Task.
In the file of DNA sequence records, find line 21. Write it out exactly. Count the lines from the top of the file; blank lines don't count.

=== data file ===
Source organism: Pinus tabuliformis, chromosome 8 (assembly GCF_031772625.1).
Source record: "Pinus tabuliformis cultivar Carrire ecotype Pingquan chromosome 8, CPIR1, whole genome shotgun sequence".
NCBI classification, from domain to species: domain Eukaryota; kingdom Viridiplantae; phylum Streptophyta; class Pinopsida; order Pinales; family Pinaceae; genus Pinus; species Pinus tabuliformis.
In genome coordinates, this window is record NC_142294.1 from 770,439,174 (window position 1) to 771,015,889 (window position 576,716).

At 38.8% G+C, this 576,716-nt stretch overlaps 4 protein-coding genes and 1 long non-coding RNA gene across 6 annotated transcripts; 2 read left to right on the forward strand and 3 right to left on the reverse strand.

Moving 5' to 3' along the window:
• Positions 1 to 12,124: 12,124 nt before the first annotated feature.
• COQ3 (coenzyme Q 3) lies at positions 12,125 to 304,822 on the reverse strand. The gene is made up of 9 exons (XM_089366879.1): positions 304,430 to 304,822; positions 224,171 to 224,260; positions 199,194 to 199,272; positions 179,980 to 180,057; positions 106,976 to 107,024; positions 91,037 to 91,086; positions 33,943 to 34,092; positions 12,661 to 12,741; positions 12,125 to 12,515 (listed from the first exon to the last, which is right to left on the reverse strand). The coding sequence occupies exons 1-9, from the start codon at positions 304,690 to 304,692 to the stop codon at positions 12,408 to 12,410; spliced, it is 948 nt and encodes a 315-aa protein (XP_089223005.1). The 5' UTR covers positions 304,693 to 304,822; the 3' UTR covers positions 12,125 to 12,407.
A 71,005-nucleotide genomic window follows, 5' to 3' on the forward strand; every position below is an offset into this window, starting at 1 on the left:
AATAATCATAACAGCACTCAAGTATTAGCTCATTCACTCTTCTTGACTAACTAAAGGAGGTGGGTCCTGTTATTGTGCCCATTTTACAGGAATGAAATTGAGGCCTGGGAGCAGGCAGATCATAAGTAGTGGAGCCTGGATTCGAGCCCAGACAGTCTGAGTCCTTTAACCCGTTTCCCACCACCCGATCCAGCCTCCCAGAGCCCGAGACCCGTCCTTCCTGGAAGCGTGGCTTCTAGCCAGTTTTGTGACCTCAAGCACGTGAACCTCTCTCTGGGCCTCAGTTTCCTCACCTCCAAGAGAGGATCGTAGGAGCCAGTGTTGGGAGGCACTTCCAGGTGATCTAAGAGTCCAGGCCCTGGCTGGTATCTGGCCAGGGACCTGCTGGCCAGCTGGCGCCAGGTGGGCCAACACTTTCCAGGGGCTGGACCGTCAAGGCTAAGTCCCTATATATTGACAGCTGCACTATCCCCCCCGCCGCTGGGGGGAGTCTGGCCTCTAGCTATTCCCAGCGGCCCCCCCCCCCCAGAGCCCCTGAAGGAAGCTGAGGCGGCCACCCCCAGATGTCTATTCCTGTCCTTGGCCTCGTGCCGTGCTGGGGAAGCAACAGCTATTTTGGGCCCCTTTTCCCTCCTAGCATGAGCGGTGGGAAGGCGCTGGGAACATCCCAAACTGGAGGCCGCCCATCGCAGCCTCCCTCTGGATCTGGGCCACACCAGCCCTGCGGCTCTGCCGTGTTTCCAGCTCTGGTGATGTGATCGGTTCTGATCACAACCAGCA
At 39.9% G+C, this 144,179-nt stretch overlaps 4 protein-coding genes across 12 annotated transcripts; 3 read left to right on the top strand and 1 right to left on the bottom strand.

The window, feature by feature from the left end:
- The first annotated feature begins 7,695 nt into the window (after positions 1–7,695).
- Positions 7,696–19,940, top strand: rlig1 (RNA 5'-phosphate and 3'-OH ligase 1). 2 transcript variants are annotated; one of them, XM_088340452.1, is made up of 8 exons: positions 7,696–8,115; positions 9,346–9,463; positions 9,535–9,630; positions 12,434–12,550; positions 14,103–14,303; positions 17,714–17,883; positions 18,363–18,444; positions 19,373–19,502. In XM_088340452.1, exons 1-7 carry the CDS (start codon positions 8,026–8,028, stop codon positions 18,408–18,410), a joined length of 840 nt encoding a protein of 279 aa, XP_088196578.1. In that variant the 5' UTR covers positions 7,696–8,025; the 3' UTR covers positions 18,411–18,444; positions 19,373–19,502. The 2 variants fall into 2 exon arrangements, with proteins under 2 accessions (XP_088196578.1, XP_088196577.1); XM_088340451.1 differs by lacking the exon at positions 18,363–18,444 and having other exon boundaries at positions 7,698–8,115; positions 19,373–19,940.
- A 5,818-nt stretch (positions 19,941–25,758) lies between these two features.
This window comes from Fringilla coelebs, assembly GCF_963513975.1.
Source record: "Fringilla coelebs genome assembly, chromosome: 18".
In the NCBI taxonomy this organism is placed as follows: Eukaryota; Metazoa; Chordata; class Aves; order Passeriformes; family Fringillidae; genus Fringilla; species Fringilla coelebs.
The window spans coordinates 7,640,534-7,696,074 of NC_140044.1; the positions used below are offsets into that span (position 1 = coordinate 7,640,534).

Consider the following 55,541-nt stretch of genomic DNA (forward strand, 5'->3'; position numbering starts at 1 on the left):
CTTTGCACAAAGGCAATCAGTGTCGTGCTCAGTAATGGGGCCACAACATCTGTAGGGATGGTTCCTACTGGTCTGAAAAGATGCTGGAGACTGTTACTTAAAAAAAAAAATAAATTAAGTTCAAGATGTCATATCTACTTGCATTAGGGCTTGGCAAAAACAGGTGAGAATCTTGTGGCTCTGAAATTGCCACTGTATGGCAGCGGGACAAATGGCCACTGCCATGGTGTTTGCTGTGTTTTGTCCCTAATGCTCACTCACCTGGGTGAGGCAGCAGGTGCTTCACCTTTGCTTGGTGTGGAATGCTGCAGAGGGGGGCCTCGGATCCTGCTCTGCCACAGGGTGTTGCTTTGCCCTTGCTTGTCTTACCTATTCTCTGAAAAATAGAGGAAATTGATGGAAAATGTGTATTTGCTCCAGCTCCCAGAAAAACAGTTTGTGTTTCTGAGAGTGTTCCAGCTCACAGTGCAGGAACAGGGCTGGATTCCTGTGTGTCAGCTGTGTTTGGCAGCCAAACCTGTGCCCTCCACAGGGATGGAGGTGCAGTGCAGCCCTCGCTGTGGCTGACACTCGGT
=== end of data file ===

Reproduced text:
CTTTGCACAAAGGCAATCAGTGTCGTGCTCAGTAATGGGGCCACAACATCTGTAGGGATGGTTCCTACTGGTCTGAAAAGATGCTGGAGACTGTTACTTAAAAAAAAAAATAAATTAAGTTCAAGATGTCATATCTACTTGCATTAGGGCTTGGCAAAAACAGGTGAGAATCTTGTGGCTCTGAAATTGCCACTGTATGGCAGCGGGACAAATGGCCACTGCCATGGTGTTTGCTGTGTTTTGTCCCTAATGCTCACTCACCTGGGTGAGGCAGCAGGTGCTTCACCTTTGCTTGGTGTGGAATGCTGCAGAGGGGGGCCTCGGATCCTGCTCTGCCACAGGGTGTTGCTTTGCCCTTGCTTGTCTTACCTATTCTCTGAAAAATAGAGGAAATTGATGGAAAATGTGTATTTGCTCCAGCTCCCAGAAAAACAGTTTGTGTTTCTGAGAGTGTTCCAGCTCACAGTGCAGGAACAGGGCTGGATTCCTGTGTGTCAGCTGTGTTTGGCAGCCAAACCTGTGCCCTCCACAGGGATGGAGGTGCAGTGCAGCCCTCGCTGTGGCTGACACTCGGT